With the rest of the Rioja’n’Roll crowd in general, he shares a scepticism towards the regulations of the Rioja Control Board. Artuke wines will not carry the official Village or Viñedo Singular labels. “I’m not going to say that I will abandon the Big Brother house but I feel increasingly disappointed with their actions and their obstacles. Why can’t I label all of my wines with the name of my village? In the end, they will have to create a category called Illegal Rioja for those of us who do not identify with this classification,” complains Arturo.

The 'disillusion’ with Burgundy

The brothers are also clear about their role as grape growers and refuse to ever become “managers”. Their business model is designed for 170,000 bottles, 10,000 more than their current production. Most of them (140,000) are labelled as Artuke and Pies Negros, their village wines, and the rest are limited productions of their single-vineyard wines. “If you want to make 300,000 bottles you need to hire a couple of workers [they have two now] and worry about selling them to pay the wages.”

They like the Burgundian model, where a grower can make a good living with just a few hectares. “In spite of the differences, because this is Spain and the image of wine here needs to be gradually improved, that’s the model we look up to.”

But not everything in Burgundy is exciting. Of all his travels to wine growing areas, “my biggest disillusion was in Burgundy when I saw the uniformity of the landscape,” confesses Arturo. “I love the way they have classified their vineyard but I was much more impressed in Côte Rotie or Hermitage. In terms of the landscape, Ribeira Sacra in Galicia is a million times more breathtaking.” He adds: “Something else I don’t like is that idea that everybody makes Burgundy-style wines now. I think Spain should look like Spain; we must have our own personality.”

A little before the end of our visit, Arturo has a final confession to make. “I almost planted Verdejo in 2007 but I later realized that we must be loyal to our origins. When American clients are tasting our wines, they ought to taste our history and tradition, not a technological wine,” muses the oldest of the Artuke brothers. “It’s not about making the best wine in the world; we’d rather make original, unique wines.”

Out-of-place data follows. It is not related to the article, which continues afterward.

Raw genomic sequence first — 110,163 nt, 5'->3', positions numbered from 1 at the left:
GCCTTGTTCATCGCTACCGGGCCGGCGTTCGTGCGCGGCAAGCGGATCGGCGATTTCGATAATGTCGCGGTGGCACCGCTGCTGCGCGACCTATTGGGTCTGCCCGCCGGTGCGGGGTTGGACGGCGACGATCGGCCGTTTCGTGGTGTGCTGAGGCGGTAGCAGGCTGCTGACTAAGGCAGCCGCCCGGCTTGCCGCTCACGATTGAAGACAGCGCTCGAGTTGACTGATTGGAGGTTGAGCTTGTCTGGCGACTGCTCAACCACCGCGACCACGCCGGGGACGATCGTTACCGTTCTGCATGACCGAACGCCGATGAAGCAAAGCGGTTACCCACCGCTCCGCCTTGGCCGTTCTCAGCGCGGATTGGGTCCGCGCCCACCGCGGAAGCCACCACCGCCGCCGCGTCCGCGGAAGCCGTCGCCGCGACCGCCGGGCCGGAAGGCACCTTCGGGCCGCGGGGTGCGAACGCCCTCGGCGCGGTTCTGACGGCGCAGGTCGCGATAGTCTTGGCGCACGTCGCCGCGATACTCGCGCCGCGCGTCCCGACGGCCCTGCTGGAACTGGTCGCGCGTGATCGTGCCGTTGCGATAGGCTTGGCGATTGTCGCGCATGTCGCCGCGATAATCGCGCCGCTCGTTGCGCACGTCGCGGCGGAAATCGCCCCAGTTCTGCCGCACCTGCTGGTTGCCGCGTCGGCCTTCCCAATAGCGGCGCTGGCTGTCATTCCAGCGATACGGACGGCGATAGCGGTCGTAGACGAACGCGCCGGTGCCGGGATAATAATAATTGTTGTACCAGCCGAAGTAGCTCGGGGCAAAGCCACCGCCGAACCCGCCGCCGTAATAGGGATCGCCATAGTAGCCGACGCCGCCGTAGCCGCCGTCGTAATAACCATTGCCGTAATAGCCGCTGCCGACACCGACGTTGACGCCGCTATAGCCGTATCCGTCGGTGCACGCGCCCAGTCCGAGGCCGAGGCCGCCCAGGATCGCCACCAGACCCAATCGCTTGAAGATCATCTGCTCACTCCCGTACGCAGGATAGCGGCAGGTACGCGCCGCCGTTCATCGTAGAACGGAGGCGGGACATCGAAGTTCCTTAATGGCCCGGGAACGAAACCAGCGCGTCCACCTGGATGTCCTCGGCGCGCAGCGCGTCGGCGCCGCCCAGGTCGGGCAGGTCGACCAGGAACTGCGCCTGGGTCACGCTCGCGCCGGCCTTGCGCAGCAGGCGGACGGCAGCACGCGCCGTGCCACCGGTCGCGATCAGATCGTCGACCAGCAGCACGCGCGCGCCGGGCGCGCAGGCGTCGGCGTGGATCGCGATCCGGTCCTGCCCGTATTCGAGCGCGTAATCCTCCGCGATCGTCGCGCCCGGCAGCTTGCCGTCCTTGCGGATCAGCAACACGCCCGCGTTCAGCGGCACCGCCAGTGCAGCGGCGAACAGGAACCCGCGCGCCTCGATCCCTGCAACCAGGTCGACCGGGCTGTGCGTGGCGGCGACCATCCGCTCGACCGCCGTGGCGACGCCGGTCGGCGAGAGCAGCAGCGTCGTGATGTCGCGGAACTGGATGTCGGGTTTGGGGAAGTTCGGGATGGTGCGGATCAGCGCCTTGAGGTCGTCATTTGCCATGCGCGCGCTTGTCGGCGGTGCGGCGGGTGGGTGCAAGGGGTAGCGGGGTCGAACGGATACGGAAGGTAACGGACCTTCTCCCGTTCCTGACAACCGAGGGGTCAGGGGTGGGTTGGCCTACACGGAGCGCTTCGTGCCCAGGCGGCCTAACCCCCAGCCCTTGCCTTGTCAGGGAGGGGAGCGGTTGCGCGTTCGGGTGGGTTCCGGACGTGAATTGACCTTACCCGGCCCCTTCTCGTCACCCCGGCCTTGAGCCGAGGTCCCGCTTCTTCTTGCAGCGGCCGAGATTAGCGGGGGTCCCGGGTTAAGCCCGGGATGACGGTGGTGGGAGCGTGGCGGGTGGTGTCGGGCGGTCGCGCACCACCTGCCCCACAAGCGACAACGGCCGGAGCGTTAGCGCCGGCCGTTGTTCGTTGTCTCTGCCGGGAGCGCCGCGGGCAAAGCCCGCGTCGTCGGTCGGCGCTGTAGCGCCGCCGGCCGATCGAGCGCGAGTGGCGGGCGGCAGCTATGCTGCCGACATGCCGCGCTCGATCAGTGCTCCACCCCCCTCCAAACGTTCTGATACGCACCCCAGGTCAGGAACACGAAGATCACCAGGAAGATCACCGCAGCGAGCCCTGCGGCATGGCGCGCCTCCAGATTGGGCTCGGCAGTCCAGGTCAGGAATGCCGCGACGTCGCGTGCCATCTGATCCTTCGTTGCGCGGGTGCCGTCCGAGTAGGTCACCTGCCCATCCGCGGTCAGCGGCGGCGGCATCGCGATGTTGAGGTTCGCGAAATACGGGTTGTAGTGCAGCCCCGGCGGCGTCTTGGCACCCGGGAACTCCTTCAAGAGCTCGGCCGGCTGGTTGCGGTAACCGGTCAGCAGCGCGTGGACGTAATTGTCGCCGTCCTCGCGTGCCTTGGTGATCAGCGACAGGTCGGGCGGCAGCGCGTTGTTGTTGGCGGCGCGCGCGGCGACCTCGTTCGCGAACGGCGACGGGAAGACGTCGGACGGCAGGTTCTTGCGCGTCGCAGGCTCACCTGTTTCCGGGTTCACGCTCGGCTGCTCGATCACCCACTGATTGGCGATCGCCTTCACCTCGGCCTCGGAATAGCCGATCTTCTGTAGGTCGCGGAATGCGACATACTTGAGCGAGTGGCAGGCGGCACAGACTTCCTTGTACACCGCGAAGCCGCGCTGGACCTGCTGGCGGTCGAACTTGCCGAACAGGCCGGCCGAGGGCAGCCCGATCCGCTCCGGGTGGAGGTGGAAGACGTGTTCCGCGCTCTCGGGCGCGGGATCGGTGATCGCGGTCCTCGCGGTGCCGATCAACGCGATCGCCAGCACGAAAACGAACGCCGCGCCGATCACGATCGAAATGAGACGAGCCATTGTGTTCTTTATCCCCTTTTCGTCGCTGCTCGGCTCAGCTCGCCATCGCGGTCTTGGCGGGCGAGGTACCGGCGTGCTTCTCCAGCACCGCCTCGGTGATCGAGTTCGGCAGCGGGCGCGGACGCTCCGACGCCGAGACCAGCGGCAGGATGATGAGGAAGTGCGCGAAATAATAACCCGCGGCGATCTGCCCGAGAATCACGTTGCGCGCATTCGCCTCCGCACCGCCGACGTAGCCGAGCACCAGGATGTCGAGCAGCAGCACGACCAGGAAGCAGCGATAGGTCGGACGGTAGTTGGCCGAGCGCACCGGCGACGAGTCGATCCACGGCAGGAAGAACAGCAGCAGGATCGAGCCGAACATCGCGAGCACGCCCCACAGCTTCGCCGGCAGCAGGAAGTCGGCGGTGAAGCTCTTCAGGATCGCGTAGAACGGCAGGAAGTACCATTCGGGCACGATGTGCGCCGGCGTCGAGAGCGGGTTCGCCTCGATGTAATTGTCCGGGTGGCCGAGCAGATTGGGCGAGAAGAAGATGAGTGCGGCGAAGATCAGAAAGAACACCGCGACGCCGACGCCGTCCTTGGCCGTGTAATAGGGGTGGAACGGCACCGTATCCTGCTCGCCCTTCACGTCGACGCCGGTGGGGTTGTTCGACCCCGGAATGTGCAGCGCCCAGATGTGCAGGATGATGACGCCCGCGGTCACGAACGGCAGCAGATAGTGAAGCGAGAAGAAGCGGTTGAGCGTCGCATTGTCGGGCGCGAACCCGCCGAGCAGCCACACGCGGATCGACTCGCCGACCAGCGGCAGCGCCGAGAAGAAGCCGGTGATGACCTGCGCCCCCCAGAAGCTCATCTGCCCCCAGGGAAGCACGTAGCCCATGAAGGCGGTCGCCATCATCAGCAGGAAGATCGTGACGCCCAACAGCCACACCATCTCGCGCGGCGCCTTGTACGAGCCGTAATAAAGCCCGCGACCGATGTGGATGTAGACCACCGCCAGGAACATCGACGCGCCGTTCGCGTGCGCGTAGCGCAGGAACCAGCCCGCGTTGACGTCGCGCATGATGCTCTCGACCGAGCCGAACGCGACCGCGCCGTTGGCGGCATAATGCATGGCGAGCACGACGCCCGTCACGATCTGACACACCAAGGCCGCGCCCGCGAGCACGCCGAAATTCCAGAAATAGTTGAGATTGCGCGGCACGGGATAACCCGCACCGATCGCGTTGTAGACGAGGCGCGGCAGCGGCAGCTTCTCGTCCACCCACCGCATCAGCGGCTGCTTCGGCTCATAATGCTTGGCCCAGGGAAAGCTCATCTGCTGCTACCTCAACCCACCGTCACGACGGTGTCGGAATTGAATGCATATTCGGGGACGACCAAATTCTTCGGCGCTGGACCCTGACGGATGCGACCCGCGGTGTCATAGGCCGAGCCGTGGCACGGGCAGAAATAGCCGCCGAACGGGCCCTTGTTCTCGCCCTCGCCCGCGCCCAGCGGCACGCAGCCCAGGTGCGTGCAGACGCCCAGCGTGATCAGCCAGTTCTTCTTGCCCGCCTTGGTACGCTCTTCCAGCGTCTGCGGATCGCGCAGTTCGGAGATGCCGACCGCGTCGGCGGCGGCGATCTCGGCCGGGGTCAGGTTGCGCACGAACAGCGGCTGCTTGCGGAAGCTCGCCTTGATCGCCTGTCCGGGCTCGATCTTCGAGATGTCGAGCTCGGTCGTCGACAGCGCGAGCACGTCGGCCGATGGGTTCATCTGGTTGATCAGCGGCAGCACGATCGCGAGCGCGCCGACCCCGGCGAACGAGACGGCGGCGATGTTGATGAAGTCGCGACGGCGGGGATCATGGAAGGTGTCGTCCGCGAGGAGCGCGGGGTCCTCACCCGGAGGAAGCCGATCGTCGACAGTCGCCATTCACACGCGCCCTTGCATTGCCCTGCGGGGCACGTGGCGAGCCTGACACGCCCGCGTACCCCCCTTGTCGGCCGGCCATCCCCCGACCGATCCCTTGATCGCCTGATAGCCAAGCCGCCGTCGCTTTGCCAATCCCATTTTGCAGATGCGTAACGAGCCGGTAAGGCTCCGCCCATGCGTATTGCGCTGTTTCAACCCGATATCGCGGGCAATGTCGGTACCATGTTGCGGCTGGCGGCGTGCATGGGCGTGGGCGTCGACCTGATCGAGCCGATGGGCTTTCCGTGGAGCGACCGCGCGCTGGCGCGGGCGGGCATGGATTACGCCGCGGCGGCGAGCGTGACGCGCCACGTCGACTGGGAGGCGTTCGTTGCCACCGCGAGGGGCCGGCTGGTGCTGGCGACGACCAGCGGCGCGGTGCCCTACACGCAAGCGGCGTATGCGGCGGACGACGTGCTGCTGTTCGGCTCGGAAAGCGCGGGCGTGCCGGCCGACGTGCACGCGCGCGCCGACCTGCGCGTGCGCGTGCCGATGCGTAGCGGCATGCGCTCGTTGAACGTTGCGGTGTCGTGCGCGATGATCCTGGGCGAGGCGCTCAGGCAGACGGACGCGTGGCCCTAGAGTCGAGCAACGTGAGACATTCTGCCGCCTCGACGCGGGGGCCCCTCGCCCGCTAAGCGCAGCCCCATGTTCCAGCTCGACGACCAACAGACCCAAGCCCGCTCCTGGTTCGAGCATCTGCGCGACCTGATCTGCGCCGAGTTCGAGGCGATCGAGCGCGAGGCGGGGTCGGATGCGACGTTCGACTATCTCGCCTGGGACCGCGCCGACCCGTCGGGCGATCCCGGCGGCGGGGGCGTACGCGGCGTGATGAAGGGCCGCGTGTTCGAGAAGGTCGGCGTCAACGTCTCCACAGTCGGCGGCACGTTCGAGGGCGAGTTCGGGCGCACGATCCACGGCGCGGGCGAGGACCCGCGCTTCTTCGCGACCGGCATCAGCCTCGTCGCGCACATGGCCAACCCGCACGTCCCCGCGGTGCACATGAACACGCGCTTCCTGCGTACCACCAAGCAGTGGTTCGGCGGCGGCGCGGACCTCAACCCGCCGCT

Does terroir matter in Spain's appellations?
What lies in store for traditional vignerons in Rioja?
Ten fun Spanish reds that won’t break the bank
Spanish wine growers: first steps towards excellence
The challenges ahead: “Rural areas, medium-range wines and the cultural sphere”
A new generation of brave producers in Rioja (I)
A new generation of brave producers in Rioja (and II)
Eduardo Eguren delves into Sonsierra’s terroir trough Cuentaviñas
2 Comment(s)
Michael Keating wroteDecember 11th, 2018Yolanda, can you confirm the date (2013?) Paso Las Mañas was planted? I see there is a 2016 on the market. Is El Escolladero perhaps the former K4? Finally, Tim Atkin’s 2018 Report mentions a Cerro de Mulas. Is this perhaps the Paso Las Mañas renamed? Lovely article on one of my favourite wineries. Many thanks
Yolanda wroteDecember 11th, 2018Hi Michael, Thank you for the praise! I've checked my notes again and Paso Las Mañas was indeed planted in 2013. As you rightly say, it used to be called Cerro Las Mulas but the name was changed to Paso Las Mañas when the first vintage (2015) was released early last year. The confusion arises because a few journalists tasted the wine before its release; back then, Artuke still referred to it as Cerro Las Mulas. Arturo told me that 2016, the current vintage, is almost sold out and 2017 is still resting in the bodega. You are right about El Escolladero too; it used to be called K4 but in line with their philosophy they have now gone for a terroir-focused name.
Comment on this entry*
Remember me:
privacy policy
*All comments will be moderated before being published: